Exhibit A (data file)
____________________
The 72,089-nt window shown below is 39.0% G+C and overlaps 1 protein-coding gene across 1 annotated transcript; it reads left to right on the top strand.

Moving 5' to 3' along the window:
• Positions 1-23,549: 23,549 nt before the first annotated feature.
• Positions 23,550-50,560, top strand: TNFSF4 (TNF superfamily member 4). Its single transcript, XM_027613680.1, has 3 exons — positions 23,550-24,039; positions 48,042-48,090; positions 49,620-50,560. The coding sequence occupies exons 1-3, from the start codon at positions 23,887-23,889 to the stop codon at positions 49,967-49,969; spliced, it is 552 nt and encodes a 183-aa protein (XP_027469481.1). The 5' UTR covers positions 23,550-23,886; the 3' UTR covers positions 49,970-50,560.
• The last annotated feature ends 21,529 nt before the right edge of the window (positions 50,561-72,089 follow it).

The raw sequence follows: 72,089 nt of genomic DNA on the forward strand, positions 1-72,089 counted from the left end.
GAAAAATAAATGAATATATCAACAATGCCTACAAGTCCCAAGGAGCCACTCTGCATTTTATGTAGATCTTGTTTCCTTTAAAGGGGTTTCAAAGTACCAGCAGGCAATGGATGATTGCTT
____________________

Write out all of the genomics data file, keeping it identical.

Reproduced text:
The 72,089-nt window shown below is 39.0% G+C and overlaps 1 protein-coding gene across 1 annotated transcript; it reads left to right on the top strand.

Moving 5' to 3' along the window:
• Positions 1-23,549: 23,549 nt before the first annotated feature.
• Positions 23,550-50,560, top strand: TNFSF4 (TNF superfamily member 4). Its single transcript, XM_027613680.1, has 3 exons — positions 23,550-24,039; positions 48,042-48,090; positions 49,620-50,560. The coding sequence occupies exons 1-3, from the start codon at positions 23,887-23,889 to the stop codon at positions 49,967-49,969; spliced, it is 552 nt and encodes a 183-aa protein (XP_027469481.1). The 5' UTR covers positions 23,550-23,886; the 3' UTR covers positions 49,970-50,560.
• The last annotated feature ends 21,529 nt before the right edge of the window (positions 50,561-72,089 follow it).

The raw sequence follows: 72,089 nt of genomic DNA on the forward strand, positions 1-72,089 counted from the left end.
GAAAAATAAATGAATATATCAACAATGCCTACAAGTCCCAAGGAGCCACTCTGCATTTTATGTAGATCTTGTTTCCTTTAAAGGGGTTTCAAAGTACCAGCAGGCAATGGATGATTGCTT